Scientists have been working on mechanical servants for hundreds, if not thousands of years, long before we had computers. In a way, any mechanical shortcut that eases the labor of humanity could be considered a forbear of the modern robot, including such simple devices as the lever and the mill.
Many ancient mythologies have a notion of artificial people, such as the mechanical servants built by the Greek god Hephaestus, the clay golems of Jewish legend and clay giants of Norse legend, and Galatea, the mythical statue of Pygmalion that came to life. Or, there is the mechanical owl Bubo from the movie Clash of the Titans.
A modern robot can be defined as a machine that looks like a human being and performs various complex acts (such as walking, talking, or serving dinner) of a human being.
Futurists have hypothesized the modern robot since as early as the 1920′s. The reason we don’t have a viable walking and talking robot isn’t because we lack the technology to build one. Just check out youtube to see what’s currently possible.
The problem is that we are far away from creating an artificial intelligence. Winning Jeopardy is one thing, but when I order my robot to get me my Sunday smoking jacket, I don’t want to have to explain which one I mean.
Artificial intelligence is founded on the claim that a central property of humans, intelligence—the sapience of Homo sapiens—can be so precisely described that it can be simulated by a machine. This raises philosophical issues about the nature of the mind and the ethics of creating artificial beings, issues which have been addressed by myth, fiction, and philosophy since antiquity. Artificial intelligence has been the subject of optimism, but has also suffered setbacks and, today, has become an essential part of the technology industry, providing the heavy lifting for many of the most difficult problems in computer science.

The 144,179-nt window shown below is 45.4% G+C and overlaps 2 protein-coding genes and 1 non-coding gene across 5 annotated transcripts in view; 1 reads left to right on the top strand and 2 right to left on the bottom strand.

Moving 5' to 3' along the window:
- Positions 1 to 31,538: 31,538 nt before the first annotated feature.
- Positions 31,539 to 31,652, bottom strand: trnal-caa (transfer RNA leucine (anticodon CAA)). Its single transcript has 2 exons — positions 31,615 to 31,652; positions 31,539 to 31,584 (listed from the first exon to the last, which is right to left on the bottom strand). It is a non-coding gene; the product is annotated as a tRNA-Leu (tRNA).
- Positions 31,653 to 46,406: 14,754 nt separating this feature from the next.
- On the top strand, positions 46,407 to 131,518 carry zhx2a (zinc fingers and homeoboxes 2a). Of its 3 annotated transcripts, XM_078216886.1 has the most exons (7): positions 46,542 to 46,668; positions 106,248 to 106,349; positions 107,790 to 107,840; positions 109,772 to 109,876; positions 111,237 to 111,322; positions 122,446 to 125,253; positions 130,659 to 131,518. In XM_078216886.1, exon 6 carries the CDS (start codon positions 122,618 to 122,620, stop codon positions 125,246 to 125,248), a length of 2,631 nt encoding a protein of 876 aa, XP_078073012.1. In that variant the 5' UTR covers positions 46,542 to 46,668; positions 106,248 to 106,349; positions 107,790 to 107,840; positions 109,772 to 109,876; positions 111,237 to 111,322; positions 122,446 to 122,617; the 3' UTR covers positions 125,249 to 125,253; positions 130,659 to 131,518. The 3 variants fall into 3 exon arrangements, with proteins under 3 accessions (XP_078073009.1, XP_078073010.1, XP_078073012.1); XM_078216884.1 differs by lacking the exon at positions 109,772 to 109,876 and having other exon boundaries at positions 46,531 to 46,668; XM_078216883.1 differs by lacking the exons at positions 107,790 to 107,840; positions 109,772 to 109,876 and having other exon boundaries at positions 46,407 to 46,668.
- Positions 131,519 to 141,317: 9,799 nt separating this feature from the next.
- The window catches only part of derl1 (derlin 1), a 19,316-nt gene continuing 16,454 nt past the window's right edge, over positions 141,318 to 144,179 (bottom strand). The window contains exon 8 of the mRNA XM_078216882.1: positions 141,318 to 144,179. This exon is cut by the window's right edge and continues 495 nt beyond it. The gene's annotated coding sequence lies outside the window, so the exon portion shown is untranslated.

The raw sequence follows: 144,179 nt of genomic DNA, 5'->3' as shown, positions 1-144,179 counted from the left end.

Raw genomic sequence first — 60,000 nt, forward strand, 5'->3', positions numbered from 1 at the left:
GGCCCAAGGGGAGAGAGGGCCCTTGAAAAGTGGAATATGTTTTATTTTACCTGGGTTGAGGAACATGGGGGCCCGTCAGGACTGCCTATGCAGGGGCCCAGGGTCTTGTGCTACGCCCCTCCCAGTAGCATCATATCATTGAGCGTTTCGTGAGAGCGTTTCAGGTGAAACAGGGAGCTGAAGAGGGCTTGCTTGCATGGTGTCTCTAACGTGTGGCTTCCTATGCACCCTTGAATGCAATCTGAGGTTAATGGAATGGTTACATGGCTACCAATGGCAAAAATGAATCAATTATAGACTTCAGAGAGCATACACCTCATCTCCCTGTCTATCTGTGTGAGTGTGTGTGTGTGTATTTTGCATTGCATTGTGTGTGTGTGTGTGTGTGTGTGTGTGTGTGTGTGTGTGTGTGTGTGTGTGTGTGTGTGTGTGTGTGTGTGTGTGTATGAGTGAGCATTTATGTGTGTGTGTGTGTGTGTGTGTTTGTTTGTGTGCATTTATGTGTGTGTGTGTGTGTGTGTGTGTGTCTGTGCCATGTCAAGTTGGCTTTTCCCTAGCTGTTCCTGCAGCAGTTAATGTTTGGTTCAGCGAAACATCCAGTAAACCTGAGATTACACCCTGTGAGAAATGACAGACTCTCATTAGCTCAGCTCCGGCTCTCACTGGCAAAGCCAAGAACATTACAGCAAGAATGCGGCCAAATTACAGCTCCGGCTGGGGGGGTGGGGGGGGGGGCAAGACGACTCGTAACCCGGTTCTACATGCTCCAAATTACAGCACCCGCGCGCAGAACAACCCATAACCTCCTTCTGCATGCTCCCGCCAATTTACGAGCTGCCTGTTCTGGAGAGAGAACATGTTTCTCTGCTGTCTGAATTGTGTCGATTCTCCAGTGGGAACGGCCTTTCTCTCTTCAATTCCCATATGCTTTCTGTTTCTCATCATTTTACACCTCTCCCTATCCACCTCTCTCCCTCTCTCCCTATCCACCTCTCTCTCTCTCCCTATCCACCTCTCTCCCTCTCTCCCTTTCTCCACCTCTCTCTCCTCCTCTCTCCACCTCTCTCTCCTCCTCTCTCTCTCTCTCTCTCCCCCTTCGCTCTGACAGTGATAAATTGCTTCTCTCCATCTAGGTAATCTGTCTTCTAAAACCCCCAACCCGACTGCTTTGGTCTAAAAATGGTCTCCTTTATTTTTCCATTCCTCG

But we are still a long way from a proper robot, and so it’s up to us to do something about it.
Here are the problems we need to tackle:
- A proper robotic eye, so a robot can operate in a three dimensional environment.
- The ability to process natural human language and respond to queries and commands organically (think Siri).
- Bipedal Locomotion. This is not strictly required, but I want to go the extra yard for my robots. If you want your robot to roll around on wheels like a droid, that’s your choice.
- Creativity. I don’t want my robot to be able to be outwitted by Captain Kirk. It needs to be able to deal with unique problems in a creative and unexpected manner.
- A proper failsafe. My robots won’t be able to throw off the chains of their master. I know the singularity is coming, but I’m going to make damn sure that there won’t be any danger of a Terminator-like scenario. I certainly don’t want John Connor to come assassinate me.
We will be happy to post any contributions from scientists and inventors in the robotics community. By crowdsourcing these problems out to academia at large, I expect to have my tea served by artificial means before the end of this decade.
That is all.